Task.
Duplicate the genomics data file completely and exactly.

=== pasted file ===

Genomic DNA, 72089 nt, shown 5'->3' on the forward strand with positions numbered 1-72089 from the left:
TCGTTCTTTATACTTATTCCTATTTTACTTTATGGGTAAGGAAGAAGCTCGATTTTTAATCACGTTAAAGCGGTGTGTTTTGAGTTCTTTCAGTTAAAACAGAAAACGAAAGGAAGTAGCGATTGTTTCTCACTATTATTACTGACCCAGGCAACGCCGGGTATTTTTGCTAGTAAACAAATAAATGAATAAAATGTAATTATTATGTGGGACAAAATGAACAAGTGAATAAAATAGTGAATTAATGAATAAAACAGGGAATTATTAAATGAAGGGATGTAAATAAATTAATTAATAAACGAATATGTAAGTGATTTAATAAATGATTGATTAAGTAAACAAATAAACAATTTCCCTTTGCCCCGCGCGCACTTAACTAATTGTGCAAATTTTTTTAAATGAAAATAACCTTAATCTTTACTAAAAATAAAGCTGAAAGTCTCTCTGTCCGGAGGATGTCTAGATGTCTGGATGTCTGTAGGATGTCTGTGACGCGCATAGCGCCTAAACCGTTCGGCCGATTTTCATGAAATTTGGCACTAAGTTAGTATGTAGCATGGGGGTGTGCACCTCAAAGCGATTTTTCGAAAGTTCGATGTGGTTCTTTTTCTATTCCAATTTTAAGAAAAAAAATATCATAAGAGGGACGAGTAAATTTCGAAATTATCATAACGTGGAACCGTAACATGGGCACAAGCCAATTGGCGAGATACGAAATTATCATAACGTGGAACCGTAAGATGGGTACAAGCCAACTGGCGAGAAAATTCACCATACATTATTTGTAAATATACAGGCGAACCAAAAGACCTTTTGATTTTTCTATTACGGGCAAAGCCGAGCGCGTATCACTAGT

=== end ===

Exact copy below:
Genomic DNA, 72089 nt, shown 5'->3' on the forward strand with positions numbered 1-72089 from the left:
TCGTTCTTTATACTTATTCCTATTTTACTTTATGGGTAAGGAAGAAGCTCGATTTTTAATCACGTTAAAGCGGTGTGTTTTGAGTTCTTTCAGTTAAAACAGAAAACGAAAGGAAGTAGCGATTGTTTCTCACTATTATTACTGACCCAGGCAACGCCGGGTATTTTTGCTAGTAAACAAATAAATGAATAAAATGTAATTATTATGTGGGACAAAATGAACAAGTGAATAAAATAGTGAATTAATGAATAAAACAGGGAATTATTAAATGAAGGGATGTAAATAAATTAATTAATAAACGAATATGTAAGTGATTTAATAAATGATTGATTAAGTAAACAAATAAACAATTTCCCTTTGCCCCGCGCGCACTTAACTAATTGTGCAAATTTTTTTAAATGAAAATAACCTTAATCTTTACTAAAAATAAAGCTGAAAGTCTCTCTGTCCGGAGGATGTCTAGATGTCTGGATGTCTGTAGGATGTCTGTGACGCGCATAGCGCCTAAACCGTTCGGCCGATTTTCATGAAATTTGGCACTAAGTTAGTATGTAGCATGGGGGTGTGCACCTCAAAGCGATTTTTCGAAAGTTCGATGTGGTTCTTTTTCTATTCCAATTTTAAGAAAAAAAATATCATAAGAGGGACGAGTAAATTTCGAAATTATCATAACGTGGAACCGTAACATGGGCACAAGCCAATTGGCGAGATACGAAATTATCATAACGTGGAACCGTAAGATGGGTACAAGCCAACTGGCGAGAAAATTCACCATACATTATTTGTAAATATACAGGCGAACCAAAAGACCTTTTGATTTTTCTATTACGGGCAAAGCCGAGCGCGTATCACTAGT